I now know why I really love Linux right now after totally losing my XenServer configuration due to some overheating in my home data center today. I reinstalled my XenServer server reattached storage to my XenServer server and then reattached the luns I had created with unique names to my VM with the former boot drive in position 0 in the VM, and then my home VG drive in position 1 then my game drive as position 2 and the server booted Centos 7 just fine! I had to reset the network interfaces on XenServer and VM plus sit through a Selinux re-label on boot and then voila I’m up and running again
This past week I have actually been dealing with overheating since it started dramatically warming up here in the Sacramento valley. I have been able to log in remotely and get my XenServer back up until today when even the IPMI connection went dead on me I knew the server was in trouble then!
When I got home I still thought I would be able to clear some logs in the bios and crash dumps in XenServer and things would be back up in about 30 minutes. Not today, I had been neglecting these babies too long!
I could not even boot off the safe mode kernel! For XenServer I could only get to the CLI in single-user and could not get past that. The system was complaining about not being able to mount a filesystem “/var/xen/xc-install”. The complete error was: “Failed to mount /var/xen/xc-install”.
I looked in /etc/fstab and sure enough it had the line:
- /opt/xensource/packages/iso/XenCenter.iso /var/xen/xc-install iso9660 loop ,ro 0 0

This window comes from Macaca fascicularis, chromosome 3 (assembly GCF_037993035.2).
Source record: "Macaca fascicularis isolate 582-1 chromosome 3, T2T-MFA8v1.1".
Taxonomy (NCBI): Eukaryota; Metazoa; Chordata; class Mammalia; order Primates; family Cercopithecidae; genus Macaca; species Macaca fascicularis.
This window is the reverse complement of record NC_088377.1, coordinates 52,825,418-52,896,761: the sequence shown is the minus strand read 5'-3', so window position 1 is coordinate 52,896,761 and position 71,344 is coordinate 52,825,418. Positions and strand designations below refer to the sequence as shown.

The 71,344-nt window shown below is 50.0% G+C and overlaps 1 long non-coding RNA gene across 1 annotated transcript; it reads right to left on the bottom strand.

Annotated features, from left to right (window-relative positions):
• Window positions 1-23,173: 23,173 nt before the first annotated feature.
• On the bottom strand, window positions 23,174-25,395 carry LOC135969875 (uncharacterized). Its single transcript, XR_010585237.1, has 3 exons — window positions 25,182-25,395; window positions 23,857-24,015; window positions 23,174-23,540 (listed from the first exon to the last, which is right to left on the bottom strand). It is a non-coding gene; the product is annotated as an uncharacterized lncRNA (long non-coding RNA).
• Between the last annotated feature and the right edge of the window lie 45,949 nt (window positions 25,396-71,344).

Well I could see the file /opt/xensource/packages/iso/XenCenter.iso and the mount point “/var/xen/xc-install “but when I did “mount –a” it said “filesystem type iso9660 unknown! I knew I had some module or kernel issues then or something else was royally corrupted. I played around with the basic XenServer commands then realized the cause was lost after I commented that line up got up and couldn’t get an IP address to stick and I didn’t want to go forward with some kluge of a system.
I did try and upgrade with a XenServer 7.0 DVD but that produced an error message I didn’t bother to even notate something about a split. So I weighed my options and went for the clean install to my XenServer disk. I verified all my hardware was solid and in good shape even blew off some dust and reseated memory and storage controller cards in the XenServer.
Then booted up my FreeNAS primary server reattached the NFS share from there that has all my ISO’s for installing OS’ and was thinking I would boot off of the Centos 7 ISO and then “dd” all my boot drive then my home drive then may game drives to the new luns.
As I reattached my prior drives to the new VM I decided that if I the Linux Rescue CD could detect my old environment and I received a proper path like /dev/xvdN then I would try to position my VM’s old luns properly and boot my VM up Well that’s what I did and it worked as I explained above!
Maybe my Windows VM’s will come up just fine with this method as well. This however means that I will now bring both of my XenServers up to run once again in an HA ( Highly Available) configuration with my FreeNAS as storage instead of using local storage I had been using so I could cut down on my energy costs. The use of local storage seems dead now and it looks like I may have to bite the bullet on Solar since I haven’t found a place I want to move to yet! Ahh well the complications of life at least now I will not have to login and bounce my systems with IPMI or “wake on LAN”.
Well I have a lot of work ahead of me with these issues later this week and beyond so excuse the typos and grammatical errors for now I’m going to bed, I still get up pretty early!
What is NAS? A Practical Guide